You can't install from the live isos, Better use the installation iso.

**This is just to inform. **
First I tried to install from the live isos, but always had some problem installing. They are good to look how OpenSuse works, but if you want to install, best do that from the installer iso. And, if you have an ethernet connection, it is even better. WiFi can be enabled afterwards. Installed both KDE and Gnome.

Hmm, I think I should try that.

If I see the same problem, I’ll report a bug or add to an exist bug report if I can find one.

I downloaded the latest live KDE Tumbleweed (64-bit). Then I tried to install into a virtual machine.

The install went pretty well, though there was some weirdness. For example, it asked if I wanted to add online repos for the install. Since the live systems only use the NET installer, they have to use online repos. So it seems weird to ask.

And then, when it finished, it said that it was rebooting. But it did not reboot. It just exited and returned to the live session. That’s fine, except that the message saying it would reboot was wrong.

The big problem was when I attempted to boot the newly installed system. It would not boot into the GUI. Adding a “3” at the end of the boot line, it could at least boot to multi-user mode (command line login).

There were many failure messages during boot.

It looks as if some needed system users and system groups had not been added to “/etc/passwd” and “/etc/group”.

I may look into filing a bug report tomorrow.

When you do, please let’s know where it is. I’d like to know how to file a bug. Never did this before. Thanks! :slight_smile:

Yes, I’ll post the bug number and link here, and maybe a comment about filing bug reports.

Bug reported.

Bug 1155687 Bad install when using Tumbleweed live iso (20191030)

To report the bug, I used the link:

openSUSE:Submitting bug reports

That gives guided way of reporting bugs. I selected the option for Tumbleweed. If you are prompted for a login, use the same login as for the forums.

After describing the bug, I attached the Yast logs for the install. Any install bug or any bug relating to Yast, they will want the Yast logs. The command “save_y2logs” as root will save those logs to a file, and tell you where the file is.

I also attached a copy of “/etc/passwd” and “/etc/group”, since those files seem to have not been properly setup in the install. The people who examine bugs need any useful hints that you can provide as to what was going wrong.

Thanks for the report and the help! :slight_smile:

By the way, you can add a comment to that bug report, if you think that would be useful.

I do what the download page suggests:

  • Install from Network Image (or DVD Image if no network available during install)
  • Make sure you always use the latest NET-iso, older versions work too, but they will update before installing anyway.

The live systems are great for testing openSUSE on your hardware:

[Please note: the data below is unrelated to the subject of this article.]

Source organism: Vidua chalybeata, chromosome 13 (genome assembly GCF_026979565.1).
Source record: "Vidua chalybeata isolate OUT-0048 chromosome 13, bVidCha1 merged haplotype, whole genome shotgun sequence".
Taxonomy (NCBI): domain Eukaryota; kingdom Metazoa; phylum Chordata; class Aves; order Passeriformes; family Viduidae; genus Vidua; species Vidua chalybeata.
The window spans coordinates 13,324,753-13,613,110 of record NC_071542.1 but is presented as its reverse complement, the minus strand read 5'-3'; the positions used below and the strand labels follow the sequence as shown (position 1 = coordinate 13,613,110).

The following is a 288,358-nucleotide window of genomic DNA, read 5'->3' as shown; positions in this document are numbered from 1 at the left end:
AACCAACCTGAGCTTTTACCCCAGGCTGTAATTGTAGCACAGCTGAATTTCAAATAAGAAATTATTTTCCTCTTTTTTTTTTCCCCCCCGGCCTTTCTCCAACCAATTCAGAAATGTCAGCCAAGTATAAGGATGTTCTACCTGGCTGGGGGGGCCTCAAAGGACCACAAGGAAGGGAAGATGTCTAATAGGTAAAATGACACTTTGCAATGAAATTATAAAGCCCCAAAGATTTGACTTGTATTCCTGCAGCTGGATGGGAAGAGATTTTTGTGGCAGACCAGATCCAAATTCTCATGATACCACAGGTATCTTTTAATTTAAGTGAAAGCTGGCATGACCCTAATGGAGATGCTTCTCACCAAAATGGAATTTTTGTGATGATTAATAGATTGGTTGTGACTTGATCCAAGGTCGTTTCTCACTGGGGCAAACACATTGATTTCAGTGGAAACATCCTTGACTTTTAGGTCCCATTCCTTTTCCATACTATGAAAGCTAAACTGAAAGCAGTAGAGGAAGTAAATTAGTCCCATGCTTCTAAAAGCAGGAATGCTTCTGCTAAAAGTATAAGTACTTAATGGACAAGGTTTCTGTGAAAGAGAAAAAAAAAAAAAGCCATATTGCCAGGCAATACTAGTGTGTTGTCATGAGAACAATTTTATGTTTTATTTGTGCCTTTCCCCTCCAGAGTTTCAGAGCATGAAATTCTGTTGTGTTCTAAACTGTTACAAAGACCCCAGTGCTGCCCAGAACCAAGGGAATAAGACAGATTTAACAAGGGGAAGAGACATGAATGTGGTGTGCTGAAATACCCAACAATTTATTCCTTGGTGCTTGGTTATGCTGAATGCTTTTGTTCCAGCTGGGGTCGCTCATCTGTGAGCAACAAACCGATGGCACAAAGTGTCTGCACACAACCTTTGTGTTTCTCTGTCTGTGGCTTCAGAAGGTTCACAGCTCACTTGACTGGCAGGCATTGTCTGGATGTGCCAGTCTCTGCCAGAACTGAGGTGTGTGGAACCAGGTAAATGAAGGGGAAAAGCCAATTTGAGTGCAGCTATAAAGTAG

• Updating Leap Live is working fine
  • Don’t update Tumbleweed Live, always fetch the current iso

One more difference between installation and live media is bootloader resolution - installation is using gfxmode=auto which means grub keeps whatever resolution firmware was using while live forces 800x600. So on a OVMF QEMU with preset resolution I get tiny window using Live unless video=WxH option is added.

I noticed that in LEAP 15.0 (and since), I didn’t pay attention earlier so don’t know how long this has existed…
And, I think I posted about this awhile back, too…

Looking closely, there seems to be a very big difference installing from a NET ISO with or without “configuring online repos.”
I strongly suspect that the NET ISO by default connects to an online version of the DVD packages, so is not extensive or likely up to date
With a NET ISO install, if you do not “configure online repositories” you should also “zypper up” after installing, whereas if you do configure online repositories a “zypper up” is not as important although I still recommend just to be certain you have latest installed.

AFAIK unless something has changed, since the Live ISOs have been made available again they have never been intended to be used as install media (or at least to initiate an install of any type). I’m not even sure how people would try to install… maybe dd the running image to the drive? That’s not exactly an install and would involve all kinds of potential pitfalls. In “the old days long ago” when Live ISOs were fully supported as a means for installation, there was a Desktop shortcut to kick off an install (maybe a NET install?).


Which is exactly what standard installer does as well. If you say “no” you will get default repositories - and yes, they will be online too. When you say “yes” you simply get chance to enable more than default set.

Today Live installer starts exactly the same program as NET installer. So any difference between both is due to different initial environment (one side effect was shown in your bug report) or different control.xml. The former is a bug (installer should not depend on how it was started); the latter - if this is really the case - should be straightforward to fix.

Bugs always provide some extra fun:
Fixing them may be trivial, but they tend to occur again:

“Expert partitioner failed on several occasions in the past. Current installer openSUSE-Tumbleweed-NET-x86_64-Snapshot20190307-Media.iso again has an issue: Deleting a partition will fail. Automatic testing of all options is recommended.”

Only thorough testing will prevent this and implementation can take some time: